By no means a straight way.
What led me to my first ever conversation with a Unitarian Universalist minister was a deeply felt need for spiritual roots to hold me close and wings to set me free. I was hungry for Spirit of Life luminescence. By then I had been out of the Church of Christ for seven years and had been teaching college philosophy for around three. Do you all know about the Church of Christ? The United Church of Christ is super liberal, but the Church of Christ is on the other end of the spectrum. As fundamentalist as you can imagine.
I was coming out of that.
I was also a new Dad, looking for a religious home for my young family that would be different from what I grew up with: more generous, more sane.
Thus the conversation with the minister. We met during the week in his office, and I was struck by how the light in the room was blue, since it came streaming in through blue window curtains. It was like we were under the ocean. I found myself pretending that his plants were swaying like seaweed.
I proceeded to tell him how I had struggled, for years, with the one-way exclusivism of the Church of Christ and how they insisted that the Bible was to be interpreted literalistically, so that, for example, musical instruments were banned from worship because, hey, there’s no mention of them in the New Testament.
But the straw that broke the camel’s back was a scene one Sunday after church. It happened the week after my Mom and Dad had returned home from my Baba’s funeral, who had died from horrible brain cancer. Pastor Manuel accompanied us to the local Baskin-Robbins for ice-cream. Imagine the scene. We’re sitting around licking ice cream cones, listening to Mom having a serious theological discussion with the Pastor. Mom asked, “Pastor Manuel, do you really believe that full-immersion baptism is absolutely essential for salvation?” The thing was, Baba was a Ukrainian Catholic and had only been baptized via sprinkling, as a child. So Mom was desperately worried. She hoped her Mom’s soul was all right. Was she all right?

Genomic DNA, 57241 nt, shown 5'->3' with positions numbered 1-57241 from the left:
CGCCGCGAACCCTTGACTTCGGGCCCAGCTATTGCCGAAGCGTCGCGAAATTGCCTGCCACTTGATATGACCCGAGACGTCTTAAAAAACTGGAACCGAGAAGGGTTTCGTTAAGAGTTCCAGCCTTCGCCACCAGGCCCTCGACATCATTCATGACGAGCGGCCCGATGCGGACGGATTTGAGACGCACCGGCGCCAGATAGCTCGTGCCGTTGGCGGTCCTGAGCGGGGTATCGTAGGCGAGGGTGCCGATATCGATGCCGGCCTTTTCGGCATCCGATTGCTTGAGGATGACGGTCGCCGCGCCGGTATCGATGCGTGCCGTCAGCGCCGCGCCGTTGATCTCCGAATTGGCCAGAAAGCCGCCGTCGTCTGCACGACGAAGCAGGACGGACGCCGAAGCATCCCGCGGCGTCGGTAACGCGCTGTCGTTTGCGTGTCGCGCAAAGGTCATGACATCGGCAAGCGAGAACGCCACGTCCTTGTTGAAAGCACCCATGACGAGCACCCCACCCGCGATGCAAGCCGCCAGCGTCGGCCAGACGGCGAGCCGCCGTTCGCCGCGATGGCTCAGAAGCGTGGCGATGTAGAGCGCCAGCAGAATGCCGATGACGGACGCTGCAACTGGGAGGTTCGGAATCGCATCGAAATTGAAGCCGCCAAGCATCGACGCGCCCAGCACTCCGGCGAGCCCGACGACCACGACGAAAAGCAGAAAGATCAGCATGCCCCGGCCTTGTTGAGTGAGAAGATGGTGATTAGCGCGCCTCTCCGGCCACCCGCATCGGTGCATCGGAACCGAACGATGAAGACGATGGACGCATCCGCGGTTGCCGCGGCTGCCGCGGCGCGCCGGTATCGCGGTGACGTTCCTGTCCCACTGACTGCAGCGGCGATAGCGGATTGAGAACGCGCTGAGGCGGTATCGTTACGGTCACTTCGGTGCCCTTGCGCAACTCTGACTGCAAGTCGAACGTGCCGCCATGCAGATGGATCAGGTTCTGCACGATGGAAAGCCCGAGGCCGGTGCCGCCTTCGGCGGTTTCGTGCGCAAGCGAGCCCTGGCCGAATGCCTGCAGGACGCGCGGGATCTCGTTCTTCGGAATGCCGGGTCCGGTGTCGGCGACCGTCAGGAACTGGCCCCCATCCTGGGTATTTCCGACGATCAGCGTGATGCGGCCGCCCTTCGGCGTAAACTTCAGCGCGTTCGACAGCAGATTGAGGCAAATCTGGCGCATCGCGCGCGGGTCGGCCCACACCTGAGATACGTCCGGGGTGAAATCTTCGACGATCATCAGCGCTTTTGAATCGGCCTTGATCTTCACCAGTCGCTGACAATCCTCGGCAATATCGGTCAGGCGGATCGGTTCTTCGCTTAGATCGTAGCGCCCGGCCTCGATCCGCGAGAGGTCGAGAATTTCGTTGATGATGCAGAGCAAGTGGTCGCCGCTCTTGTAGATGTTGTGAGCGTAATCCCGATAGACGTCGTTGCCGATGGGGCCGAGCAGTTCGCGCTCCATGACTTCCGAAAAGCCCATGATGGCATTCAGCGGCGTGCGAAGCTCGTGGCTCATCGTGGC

Pastor Manuel said, “No.”
He said that. “No.”
Really? God is that much of a ritualistic stickler? The God of that most profound person named Jesus, who (as I have come to learn) happened to flout ritual and purity laws all the time and God never once seemed to mind?
I left the Church of Christ because of that one, compassionless word: no.
This was how the conversation was unfolding, there in the blue light of the Unitarian Universalist minister’s office. It went deep, it drifted, it meandered …. and then he said something I will never forget. He was talking about his own spirituality, and this is what I actually heard him say: that some days he believed in God but other days he was a devout atheist. Mondays, Wednesdays, Fridays: God; Tuesdays, Thursdays, Saturdays: No God. Sundays alternated between the two in equal measure. He delivered this last line with a big grin. The shock must have been written all over my face, because he followed up with this little chestnut from Ralph Waldo Emerson: “Consistency is the hobgoblin of little minds.”
All of this made me feel dizzy. It felt like I was meeting an alien from another planet. He was nothing like my Church of Christ pastor for whom fear was the master religious emotion. Of course my Church of Christ pastor would insist it was love; everyone wants to believe they’re on the side of love. But how can it be true love when the supposed source of that love is a perfectionist thug of a God who will send you to hell for eternity if you don’t perform a ritual correctly?
I walked out of that blue light office reflecting on my intense reaction to the conversation, and I realized three things.
First, I realized that my Church of Christ pastor lived in a universe full of hobgoblins, and his rigid unyielding anxious consistency was the way he protected himself.
Second, I realized that I was living in that universe too. Still. I just didn’t know that there could be any other way to be religious. I just didn’t know that there was a different kind of universe I could be living in.